With both children in school this was going to be the year I finally got around to going to an Ash Wednesday service. I would go to St. Luke’s Episcopal Church in downtown Kalamazoo. We attended Sunday services there for months when we first moved here so I knew a little of what to expect.
Instead, the kids were home for a snow day. There would be no time alone to drive into town to contemplate my mortality. I could have taken the kids but was concerned that our Toyota Matrix might not be so great in the snow. With my hubby in Mexico there was no backup to help. I pictured my little hatchback stuck in a ditch, me and the girls crying and cold waiting for a tow truck, on the phone with Jon trying to explain how on earth this happened. No thanks. We’ll stay home.
I curled up under the covers with my cell phone and googled Ash Wednesday scripture verses. “All came from the dust and all return to the dust. Ecclesiastes 3:20” Maybe I could teach the girls about Ash Wednesday at home. With much chagrin, this brought back memories of camping trips and vacations when my parents implemented our own family church services on Sunday mornings while traveling. We kids, of course, were thoroughly annoyed. So it wasn’t a surprise that when I explained about the thumb-smudged ash cross put on foreheads the response was, “I wouldn’t want to walk around like THAT,” in a tone implying that’s weird. And it is a little bit.
I took a stab at explaining Ash Wednesday to my kids. Lately I’ve been wondering if we are doing enough to teach the Good News to our kids. We do devotions at dinner time and bedtime and pray before dinner but during busy weeks it becomes rote. We talk freely about God when they bring up the topic. They attend children’s worship on Sundays and have Christian extended family. But I went to a Christian school and gained so much Bible knowledge from that, knowledge that led to faith. I worry I’m not passing enough of that down. So I wasn’t going to let this opportunity pass. Ash Wednesday, I told them, reminds us that our lives seem long but they are really very short. We will die, but God lives forever. I read them the scripture verses Google found for me that morning. I said lent is a time to tell God we are sorry for our sins, but the penitence was not my main focus. Maybe that’s next year’s lesson.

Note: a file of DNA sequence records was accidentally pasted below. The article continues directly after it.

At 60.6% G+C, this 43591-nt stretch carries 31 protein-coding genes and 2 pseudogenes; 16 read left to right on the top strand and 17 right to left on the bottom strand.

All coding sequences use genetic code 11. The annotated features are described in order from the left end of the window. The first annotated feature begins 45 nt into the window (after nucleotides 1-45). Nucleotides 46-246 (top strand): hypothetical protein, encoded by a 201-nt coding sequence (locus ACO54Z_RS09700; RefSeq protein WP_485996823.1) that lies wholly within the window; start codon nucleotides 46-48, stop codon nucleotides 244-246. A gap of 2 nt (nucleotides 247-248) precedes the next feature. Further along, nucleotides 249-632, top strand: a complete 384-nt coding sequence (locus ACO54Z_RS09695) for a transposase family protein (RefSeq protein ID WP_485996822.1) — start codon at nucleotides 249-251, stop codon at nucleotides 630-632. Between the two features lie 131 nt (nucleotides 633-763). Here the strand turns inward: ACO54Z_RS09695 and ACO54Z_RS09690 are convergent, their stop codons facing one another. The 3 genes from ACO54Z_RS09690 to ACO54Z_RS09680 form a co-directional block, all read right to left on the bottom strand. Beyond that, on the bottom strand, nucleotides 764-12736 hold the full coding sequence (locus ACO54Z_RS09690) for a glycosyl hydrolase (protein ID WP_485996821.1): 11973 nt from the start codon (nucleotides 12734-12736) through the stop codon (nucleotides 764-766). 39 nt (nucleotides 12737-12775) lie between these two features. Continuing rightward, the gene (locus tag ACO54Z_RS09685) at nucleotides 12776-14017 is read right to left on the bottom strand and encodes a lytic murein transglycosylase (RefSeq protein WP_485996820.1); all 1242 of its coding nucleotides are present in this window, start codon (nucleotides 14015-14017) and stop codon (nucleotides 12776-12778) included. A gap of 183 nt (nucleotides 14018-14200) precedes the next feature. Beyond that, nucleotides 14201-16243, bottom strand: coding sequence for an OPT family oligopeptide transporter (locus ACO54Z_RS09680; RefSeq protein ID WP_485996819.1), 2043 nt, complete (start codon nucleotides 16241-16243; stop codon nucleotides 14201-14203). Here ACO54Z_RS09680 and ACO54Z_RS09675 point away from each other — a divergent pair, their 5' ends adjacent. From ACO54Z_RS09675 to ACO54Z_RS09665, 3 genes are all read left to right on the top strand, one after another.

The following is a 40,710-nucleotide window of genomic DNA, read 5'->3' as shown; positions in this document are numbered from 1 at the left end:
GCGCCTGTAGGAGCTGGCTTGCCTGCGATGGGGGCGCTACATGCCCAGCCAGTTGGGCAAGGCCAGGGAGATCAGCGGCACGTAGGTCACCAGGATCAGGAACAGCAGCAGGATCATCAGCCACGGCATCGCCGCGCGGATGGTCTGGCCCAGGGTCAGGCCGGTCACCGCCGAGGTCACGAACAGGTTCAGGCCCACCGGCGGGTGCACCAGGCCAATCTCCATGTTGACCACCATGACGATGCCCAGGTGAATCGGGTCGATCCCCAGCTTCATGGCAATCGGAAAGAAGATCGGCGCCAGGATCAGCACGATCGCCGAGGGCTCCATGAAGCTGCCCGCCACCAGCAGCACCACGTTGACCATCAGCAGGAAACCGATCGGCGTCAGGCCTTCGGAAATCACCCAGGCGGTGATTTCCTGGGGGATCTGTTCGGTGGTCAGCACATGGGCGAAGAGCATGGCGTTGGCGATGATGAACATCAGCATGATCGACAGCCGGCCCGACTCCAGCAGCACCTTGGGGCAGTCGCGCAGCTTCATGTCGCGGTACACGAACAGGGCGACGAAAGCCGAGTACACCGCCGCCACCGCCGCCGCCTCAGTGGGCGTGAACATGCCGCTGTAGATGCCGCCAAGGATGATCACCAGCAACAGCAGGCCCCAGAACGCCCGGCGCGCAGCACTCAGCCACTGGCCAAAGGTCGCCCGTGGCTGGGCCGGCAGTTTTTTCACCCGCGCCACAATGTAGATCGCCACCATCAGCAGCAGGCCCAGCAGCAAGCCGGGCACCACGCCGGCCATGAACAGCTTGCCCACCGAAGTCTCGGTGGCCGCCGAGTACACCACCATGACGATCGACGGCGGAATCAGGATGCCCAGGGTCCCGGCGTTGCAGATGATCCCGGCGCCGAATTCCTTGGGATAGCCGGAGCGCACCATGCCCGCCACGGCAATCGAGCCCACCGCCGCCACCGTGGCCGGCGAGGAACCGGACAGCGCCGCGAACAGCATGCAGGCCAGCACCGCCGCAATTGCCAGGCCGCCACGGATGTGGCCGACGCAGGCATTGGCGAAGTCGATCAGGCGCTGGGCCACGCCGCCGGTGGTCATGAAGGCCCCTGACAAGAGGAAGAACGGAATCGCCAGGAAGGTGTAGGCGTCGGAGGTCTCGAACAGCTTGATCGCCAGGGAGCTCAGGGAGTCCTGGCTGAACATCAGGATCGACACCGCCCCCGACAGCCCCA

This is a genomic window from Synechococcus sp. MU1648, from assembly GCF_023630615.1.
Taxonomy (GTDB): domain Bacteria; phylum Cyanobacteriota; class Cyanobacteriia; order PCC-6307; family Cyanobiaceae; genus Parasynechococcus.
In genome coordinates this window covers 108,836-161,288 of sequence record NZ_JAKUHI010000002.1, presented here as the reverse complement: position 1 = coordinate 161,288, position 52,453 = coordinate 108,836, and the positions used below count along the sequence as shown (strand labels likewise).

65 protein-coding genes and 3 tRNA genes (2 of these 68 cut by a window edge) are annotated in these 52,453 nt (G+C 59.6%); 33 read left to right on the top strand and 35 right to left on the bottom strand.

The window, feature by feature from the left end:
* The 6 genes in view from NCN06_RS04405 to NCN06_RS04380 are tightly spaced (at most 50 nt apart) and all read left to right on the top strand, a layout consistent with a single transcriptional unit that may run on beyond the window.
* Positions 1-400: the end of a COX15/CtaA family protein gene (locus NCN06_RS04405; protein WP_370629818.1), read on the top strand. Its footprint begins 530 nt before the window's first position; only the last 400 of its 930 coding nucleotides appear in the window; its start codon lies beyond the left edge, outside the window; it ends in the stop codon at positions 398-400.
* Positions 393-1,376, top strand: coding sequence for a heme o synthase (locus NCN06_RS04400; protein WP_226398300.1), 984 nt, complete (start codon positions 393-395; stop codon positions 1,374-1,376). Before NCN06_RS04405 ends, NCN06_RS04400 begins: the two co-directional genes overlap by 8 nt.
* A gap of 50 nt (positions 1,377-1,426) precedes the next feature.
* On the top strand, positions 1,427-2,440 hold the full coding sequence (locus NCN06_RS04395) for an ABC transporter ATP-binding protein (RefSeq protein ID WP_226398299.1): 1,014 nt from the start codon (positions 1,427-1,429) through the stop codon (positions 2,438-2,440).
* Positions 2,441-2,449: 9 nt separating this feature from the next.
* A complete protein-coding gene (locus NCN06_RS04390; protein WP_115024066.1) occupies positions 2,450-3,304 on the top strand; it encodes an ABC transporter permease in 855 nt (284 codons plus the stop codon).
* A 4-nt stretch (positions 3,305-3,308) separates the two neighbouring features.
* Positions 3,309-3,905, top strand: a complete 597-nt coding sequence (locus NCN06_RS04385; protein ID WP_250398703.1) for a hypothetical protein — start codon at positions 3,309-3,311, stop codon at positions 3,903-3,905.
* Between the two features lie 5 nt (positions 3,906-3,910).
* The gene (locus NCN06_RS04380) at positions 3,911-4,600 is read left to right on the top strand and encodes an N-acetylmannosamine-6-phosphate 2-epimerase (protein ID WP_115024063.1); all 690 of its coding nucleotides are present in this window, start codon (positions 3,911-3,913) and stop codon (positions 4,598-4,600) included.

Ultimately, this worked out for the best. I’m not sure my heart was in the right place to have gone anyway. I wanted the field trip of visiting that historic building again, entering through that big beautiful red door under its blue-gray slate roof. Maybe I thought of the ashen cross as a souvenir if I’m really honest. Selfishly, I wanted to get something, a mid-winter diversion, the episcopal “smells and bells” experience that seems to elevate encountering God. I wanted to be blessed in a prominent church founded here in 1837. Never mind meeting the great I Am Himself, more historic and beautiful than any building or music or incense. That ash means nothing if we don’t think gravely and seriously about the sin we are so stuck in and keep returning to. That sin should mean when our bodies do return to dust that our souls should be forever damned from our good and loving and holy Father. Without repentance, the symbol means nothing. In fact it might condemn us further.
But in his mercy we don’t have to stay there. In his “lovingkindness” he rescues us. The next part of Ecclesiastes says that we should do our activities with joy.
Ash Wednesday is a holiday, a holy day, that only a believer in the Almighty Triune God could appreciate. Though it seems heavy-handed and morbid and a kind of a downer to many, we can rejoice in it. By confessing our sin and fallenness in relation to a holy sovereign God we are reunited with our good and gracious Father. We gain so much in letting go, in reminding ourselves that we aren’t the most important thing. We humble ourselves and then because of Christ’s redemptive work on the cross can see clearly to magnify the only sovereign one who is worthy of all praise. What a joy.
This Ash Wednesday, February 10, that joy translated into valentines. I rounded up leftover of valentine supplies from my kids and made valentines for whatever dear people came to mind. I stickered, scripted and cut with whimsy and youthful abandon. Happy paper mail in the name of Love. Thankfully, joyfully, this was all I could think of to do.